12 Copywriting Secrets for Publishing Offers
Capturing your prospect's attention has become harder by an order of magnitude. The Internet is largely responsible for this shift. The diversity and volume of information available, many times without cost, has cut into publishers' revenues and circulation. To compete, marketers need to ensure that their promotions sell—and sell hard—from the second they're opened on the Web or received in the mail.
Here are 12 techniques that easily arm your direct mail and e-mail promotions with targeted firepower.
1. Use a credentializing prehead in your e-promo. This is a short piece of copy that appears above the main headline, usually in smaller type. The prehead builds credibility even before the actual sales message begins. This is crucial for disarming the prospect's skepticism right from the start and giving your spokesperson instant validity. For a promotion for an investment advisory, I wrote the following prehead about the editor:
The critical warning and special report from [editor's name]-the
international finance authority for over 25 years ... former advisor to Dow
Chemical and Allegheny Petroleum ... who is now single-handedly leading
readers to gains like 85.83% in only 11 months in Income ...
2. Be an advocate. A powerful way to bond emotionally with your prospect is to establish a common enemy and then position your spokesperson as a fighter on the prospect's behalf. This is a subtle way to build rapport that dramatically shortens the emotional distance between you and your prospect. It actually moves your spokesperson to the side of the table where your prospect lives.
Let's say you publish a health newsletter that covers alternative medicine. You could make the case that mainstream doctors are beholden to pharmaceutical companies and can't be counted on to render objective advice, putting readers at risk. However, you can demonstrate how your spokesperson is fiercely independent—a champion for your readers—a crusader against the greedy, "bought" medical establishment. Immediately, you've set your editor and your newsletter apart from competing publications. Remember: You're not selling a subscription; you're really selling a relationship.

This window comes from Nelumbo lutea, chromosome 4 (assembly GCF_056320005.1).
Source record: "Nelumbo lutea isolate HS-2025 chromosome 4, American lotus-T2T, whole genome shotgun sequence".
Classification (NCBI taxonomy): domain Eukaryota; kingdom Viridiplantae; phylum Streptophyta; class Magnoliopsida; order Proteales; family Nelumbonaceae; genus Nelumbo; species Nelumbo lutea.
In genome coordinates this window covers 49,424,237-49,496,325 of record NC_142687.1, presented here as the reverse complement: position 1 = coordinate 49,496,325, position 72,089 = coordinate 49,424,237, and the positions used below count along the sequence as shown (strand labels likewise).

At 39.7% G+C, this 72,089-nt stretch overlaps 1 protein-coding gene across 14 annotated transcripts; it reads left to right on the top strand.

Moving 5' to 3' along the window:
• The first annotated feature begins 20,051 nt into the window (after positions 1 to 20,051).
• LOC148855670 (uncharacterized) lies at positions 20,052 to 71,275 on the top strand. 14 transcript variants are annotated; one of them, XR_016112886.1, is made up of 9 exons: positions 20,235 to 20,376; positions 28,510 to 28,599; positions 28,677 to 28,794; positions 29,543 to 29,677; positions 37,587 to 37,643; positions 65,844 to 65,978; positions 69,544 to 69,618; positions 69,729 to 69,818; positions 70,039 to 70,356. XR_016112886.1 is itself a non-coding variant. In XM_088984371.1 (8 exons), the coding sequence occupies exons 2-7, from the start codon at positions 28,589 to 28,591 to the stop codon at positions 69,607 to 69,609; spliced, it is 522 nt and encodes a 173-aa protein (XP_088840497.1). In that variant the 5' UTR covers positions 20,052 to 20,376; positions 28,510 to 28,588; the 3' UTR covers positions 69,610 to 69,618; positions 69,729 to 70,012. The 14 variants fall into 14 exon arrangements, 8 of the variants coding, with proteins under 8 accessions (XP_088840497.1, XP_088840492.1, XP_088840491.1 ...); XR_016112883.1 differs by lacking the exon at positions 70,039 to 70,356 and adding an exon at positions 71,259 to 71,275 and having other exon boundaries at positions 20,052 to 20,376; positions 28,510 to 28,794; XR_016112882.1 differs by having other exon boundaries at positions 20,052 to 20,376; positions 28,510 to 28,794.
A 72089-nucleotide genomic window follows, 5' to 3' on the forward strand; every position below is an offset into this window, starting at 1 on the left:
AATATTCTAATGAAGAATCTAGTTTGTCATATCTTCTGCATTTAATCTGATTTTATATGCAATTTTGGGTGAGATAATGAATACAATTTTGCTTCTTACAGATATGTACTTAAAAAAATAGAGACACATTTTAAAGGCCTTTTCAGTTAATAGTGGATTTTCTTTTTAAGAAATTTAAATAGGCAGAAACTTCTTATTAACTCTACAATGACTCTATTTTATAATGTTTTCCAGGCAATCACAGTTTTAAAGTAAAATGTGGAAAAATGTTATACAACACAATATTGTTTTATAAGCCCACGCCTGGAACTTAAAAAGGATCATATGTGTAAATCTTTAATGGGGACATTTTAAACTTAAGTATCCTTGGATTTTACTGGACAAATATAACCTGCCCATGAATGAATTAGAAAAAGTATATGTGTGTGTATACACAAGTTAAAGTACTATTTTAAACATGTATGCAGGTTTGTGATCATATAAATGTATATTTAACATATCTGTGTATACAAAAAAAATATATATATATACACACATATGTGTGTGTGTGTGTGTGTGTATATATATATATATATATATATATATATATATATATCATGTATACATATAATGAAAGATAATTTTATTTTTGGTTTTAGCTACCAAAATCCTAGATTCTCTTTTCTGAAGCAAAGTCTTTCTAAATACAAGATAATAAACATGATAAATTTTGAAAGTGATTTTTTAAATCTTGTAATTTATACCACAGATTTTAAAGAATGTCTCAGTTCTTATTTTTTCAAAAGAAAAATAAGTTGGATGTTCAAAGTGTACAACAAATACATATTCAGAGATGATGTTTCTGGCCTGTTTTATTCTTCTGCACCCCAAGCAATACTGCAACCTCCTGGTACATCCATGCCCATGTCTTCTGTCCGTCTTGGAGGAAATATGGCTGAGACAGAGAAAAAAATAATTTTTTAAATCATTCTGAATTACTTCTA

3. Give away valuable information. It's not enough to sell just the sizzle anymore. You need to throw out some red meat. Readers are impatient. They expect instant gratification or they're gone. To satisfy that urge and keep them involved in your sales message, give them a reason to continue reading. One way is by delivering valuable information within the promotion itself.
4. Make your promotion newsworthy. Tying your headline or theme into a timely news event is a seductive way to hook the reader. The reason is obvious: If it's in the news, it's something that the reader is probably already thinking about. Also, a promotion with a newsworthy theme makes it seem less like a sales piece and more like information that is relevant, important and personal.
Investors were in a frenzy at the historic activity in mergers and acquisitions. It was definitely on their minds. To hook them into reading an e-promo for an investment newsletter, this headline was used:
Little-Known Company Scorches Competition with "Legal Monopoly":
Could Hand Investors 80% Gains in Just Seven Months Flat! Find out
what you MUST DO NOW to maximize your gains. PLUS: Learn how the
BIGGEST BOOM in mergers and acquisitions in SEVEN YEARS could
make you fantastic riches in NEW "synergy stocks."
5. Tell a story. Opening your promotion with a story is an excellent way to slip past your prospect's defenses and instantly engage him. Stories have a universal appeal: They cut across age groups, gender, economic backgrounds—everything. People relate to other people or to "human interest" stories. A well-told story touches our emotions on a primal level, persuading us to pay attention. Because of its charm, prospects don't perceive a story as a "selling" message.